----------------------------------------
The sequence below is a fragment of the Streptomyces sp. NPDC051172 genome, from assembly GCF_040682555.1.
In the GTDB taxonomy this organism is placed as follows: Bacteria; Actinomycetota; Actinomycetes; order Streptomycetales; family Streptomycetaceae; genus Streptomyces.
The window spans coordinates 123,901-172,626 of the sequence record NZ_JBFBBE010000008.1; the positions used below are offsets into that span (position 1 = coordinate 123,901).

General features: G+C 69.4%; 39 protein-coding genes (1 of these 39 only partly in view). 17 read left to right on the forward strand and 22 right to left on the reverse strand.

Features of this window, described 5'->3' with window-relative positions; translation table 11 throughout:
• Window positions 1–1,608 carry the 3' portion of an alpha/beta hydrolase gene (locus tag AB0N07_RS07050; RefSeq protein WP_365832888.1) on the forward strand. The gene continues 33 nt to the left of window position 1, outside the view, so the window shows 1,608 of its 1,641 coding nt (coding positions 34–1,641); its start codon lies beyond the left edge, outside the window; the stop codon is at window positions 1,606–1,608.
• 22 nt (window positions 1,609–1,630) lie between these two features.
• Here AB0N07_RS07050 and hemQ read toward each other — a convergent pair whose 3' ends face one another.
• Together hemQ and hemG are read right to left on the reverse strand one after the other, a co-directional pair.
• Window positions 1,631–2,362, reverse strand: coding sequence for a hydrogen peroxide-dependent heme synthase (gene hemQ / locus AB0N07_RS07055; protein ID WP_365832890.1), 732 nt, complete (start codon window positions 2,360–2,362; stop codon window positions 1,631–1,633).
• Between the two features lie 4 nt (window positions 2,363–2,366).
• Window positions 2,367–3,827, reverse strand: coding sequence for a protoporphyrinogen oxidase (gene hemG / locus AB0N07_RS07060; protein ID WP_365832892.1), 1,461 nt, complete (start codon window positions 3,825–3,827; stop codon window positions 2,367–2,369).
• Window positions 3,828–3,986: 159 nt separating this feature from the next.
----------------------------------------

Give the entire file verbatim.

The sequence below is a fragment of the Streptomyces sp. NPDC051172 genome, from assembly GCF_040682555.1.
In the GTDB taxonomy this organism is placed as follows: Bacteria; Actinomycetota; Actinomycetes; order Streptomycetales; family Streptomycetaceae; genus Streptomyces.
The window spans coordinates 123,901-172,626 of the sequence record NZ_JBFBBE010000008.1; the positions used below are offsets into that span (position 1 = coordinate 123,901).

General features: G+C 69.4%; 39 protein-coding genes (1 of these 39 only partly in view). 17 read left to right on the forward strand and 22 right to left on the reverse strand.

Features of this window, described 5'->3' with window-relative positions; translation table 11 throughout:
• Window positions 1–1,608 carry the 3' portion of an alpha/beta hydrolase gene (locus tag AB0N07_RS07050; RefSeq protein WP_365832888.1) on the forward strand. The gene continues 33 nt to the left of window position 1, outside the view, so the window shows 1,608 of its 1,641 coding nt (coding positions 34–1,641); its start codon lies beyond the left edge, outside the window; the stop codon is at window positions 1,606–1,608.
• 22 nt (window positions 1,609–1,630) lie between these two features.
• Here AB0N07_RS07050 and hemQ read toward each other — a convergent pair whose 3' ends face one another.
• Together hemQ and hemG are read right to left on the reverse strand one after the other, a co-directional pair.
• Window positions 1,631–2,362, reverse strand: coding sequence for a hydrogen peroxide-dependent heme synthase (gene hemQ / locus AB0N07_RS07055; protein ID WP_365832890.1), 732 nt, complete (start codon window positions 2,360–2,362; stop codon window positions 1,631–1,633).
• Between the two features lie 4 nt (window positions 2,363–2,366).
• Window positions 2,367–3,827, reverse strand: coding sequence for a protoporphyrinogen oxidase (gene hemG / locus AB0N07_RS07060; protein ID WP_365832892.1), 1,461 nt, complete (start codon window positions 3,825–3,827; stop codon window positions 2,367–2,369).
• Window positions 3,828–3,986: 159 nt separating this feature from the next.